TitleMax Tip – Under the Hood – A guide to 5 important monthly fluid checks.
Maintaining your vehicle’s fluid levels is an important part of car maintenance. Today we are sharing 5 quick checks you should be making monthly and how to check them!
1. Your Oil
Sure, you may have a little sticker in your window that tells you when it’s time for an oil change but that doesn’t mean you should forego checking your oil on a regular basis. While we don’t recommend changing your oil yourself unless you are a professional, we do recommend checking the oil in your vehicle and adding oil, if necessary.
So, how do you check your oil?
- For starters, make sure your car engine is cold and on a flat, even surface, if possible. If you check the oil while it’s warm, or the vehicle is on a slant, it will provide you with an inaccurate reading.
- Once the vehicle is cooled down, grab a few paper towels and pop the hood.
- Locate the car’s dip stick. It will most likely be located on the left-hand side toward the front or middle of the vehicle depending on whether you have an in-line engine (located near the middle) or a traverse engine (near the front).
- Pull out the dip stick and wipe it completely clean with the paper towel.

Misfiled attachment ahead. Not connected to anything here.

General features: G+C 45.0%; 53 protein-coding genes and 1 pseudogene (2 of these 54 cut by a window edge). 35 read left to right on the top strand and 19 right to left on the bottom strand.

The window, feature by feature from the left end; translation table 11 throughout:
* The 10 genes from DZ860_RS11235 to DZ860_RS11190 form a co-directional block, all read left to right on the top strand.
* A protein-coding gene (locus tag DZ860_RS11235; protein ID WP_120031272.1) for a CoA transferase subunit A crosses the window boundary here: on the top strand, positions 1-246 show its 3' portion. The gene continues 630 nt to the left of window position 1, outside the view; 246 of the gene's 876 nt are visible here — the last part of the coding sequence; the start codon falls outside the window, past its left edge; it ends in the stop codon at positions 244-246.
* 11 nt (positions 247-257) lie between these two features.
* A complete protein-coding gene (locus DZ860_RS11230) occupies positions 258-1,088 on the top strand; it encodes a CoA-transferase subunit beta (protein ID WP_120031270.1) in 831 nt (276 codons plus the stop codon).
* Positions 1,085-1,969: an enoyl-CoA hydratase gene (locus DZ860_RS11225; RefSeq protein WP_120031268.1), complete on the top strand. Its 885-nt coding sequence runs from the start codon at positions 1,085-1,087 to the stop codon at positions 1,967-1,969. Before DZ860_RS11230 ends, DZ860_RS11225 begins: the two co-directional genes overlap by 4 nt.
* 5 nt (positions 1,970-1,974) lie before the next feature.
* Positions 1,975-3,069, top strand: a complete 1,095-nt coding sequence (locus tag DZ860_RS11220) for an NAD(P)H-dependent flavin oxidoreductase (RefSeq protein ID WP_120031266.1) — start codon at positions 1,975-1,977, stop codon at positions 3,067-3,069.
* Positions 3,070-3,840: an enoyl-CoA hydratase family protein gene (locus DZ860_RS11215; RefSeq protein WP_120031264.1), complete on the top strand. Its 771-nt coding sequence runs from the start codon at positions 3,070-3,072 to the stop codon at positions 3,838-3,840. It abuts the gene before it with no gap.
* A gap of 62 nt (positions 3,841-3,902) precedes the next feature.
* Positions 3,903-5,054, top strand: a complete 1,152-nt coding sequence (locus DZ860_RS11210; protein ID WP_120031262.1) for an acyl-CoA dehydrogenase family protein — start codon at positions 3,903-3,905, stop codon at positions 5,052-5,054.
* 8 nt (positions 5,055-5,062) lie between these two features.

- At the end of the dip stick you should notice a line that reads “Full” and one a bit lower down on the stick that reads “Add”.
- Insert it back into the tank and immediately pull it back out. If the oil lands closer to the “full” mark you do not need to add oil. If it lands near “Add” it’s time to add some more oil.
- It’s also important to check the consistency of the oil. Do this by rubbing a tiny bit of the oil from the dip stick in between your fingers. If the oil is a black, smudge-like consistency, it’s probably time to change it!
- If the oil is clean but was reaching the “Add” mark simply look for a screw-off cap on the top of the largest part of your engine. It may actually be labeled as an oil cap or something similar.
- Fill the tank with oil until you reach the “Full” mark.
2. Windshield Wiper Fluid
Next up is the wiper fluid. Who doesn’t love a clean window? Making sure your windshield wiper fluid reservoir is full is what helps ensure your window stays nice and clean. Plus, it’s a super fast and super easy thing to check!
- Find your car’s wiper fluid container. In most vehicles it is located toward the back near the base of the windshield and is clear or translucent making it easy to tell if there is liquid in the tank or not. There may also be markings to show if the tank is less than half full.
- If you find you are running low simply open the container and fill the tank. Windshield wiper fluid can be bought for as little as $2.00 at your nearest auto parts store or Walmart.
3. Brake Fluid
While you’re under the hood, you’ll want to make sure to take a peek at your brake fluid. Your car’s brake system needs fresh, clean brake fluid to work at its highest potential so make sure to take an extra few minutes to complete this step.
- We suggest utilizing your owner’s manual if you have one prior to getting started with this step. Cars with an ABS require you to pump the brakes 25-30 times before opening your fluid reservoir, so you’ll want to check the manual for any specifics, such as this, prior to starting. If you do not have a manual try searching for one online or calling your local mechanic.